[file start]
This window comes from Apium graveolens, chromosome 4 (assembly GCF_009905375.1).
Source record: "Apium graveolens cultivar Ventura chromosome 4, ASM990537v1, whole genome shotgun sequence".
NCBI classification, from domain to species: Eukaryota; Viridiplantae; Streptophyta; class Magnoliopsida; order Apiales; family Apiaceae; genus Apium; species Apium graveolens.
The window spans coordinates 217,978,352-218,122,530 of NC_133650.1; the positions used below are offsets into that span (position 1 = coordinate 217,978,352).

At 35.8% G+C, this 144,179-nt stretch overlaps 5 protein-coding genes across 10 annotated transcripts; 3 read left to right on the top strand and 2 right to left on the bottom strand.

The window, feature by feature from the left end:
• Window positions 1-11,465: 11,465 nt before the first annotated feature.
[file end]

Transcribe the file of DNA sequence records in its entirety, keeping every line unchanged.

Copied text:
This window comes from Apium graveolens, chromosome 4 (assembly GCF_009905375.1).
Source record: "Apium graveolens cultivar Ventura chromosome 4, ASM990537v1, whole genome shotgun sequence".
NCBI classification, from domain to species: Eukaryota; Viridiplantae; Streptophyta; class Magnoliopsida; order Apiales; family Apiaceae; genus Apium; species Apium graveolens.
The window spans coordinates 217,978,352-218,122,530 of NC_133650.1; the positions used below are offsets into that span (position 1 = coordinate 217,978,352).

At 35.8% G+C, this 144,179-nt stretch overlaps 5 protein-coding genes across 10 annotated transcripts; 3 read left to right on the top strand and 2 right to left on the bottom strand.

The window, feature by feature from the left end:
• Window positions 1-11,465: 11,465 nt before the first annotated feature.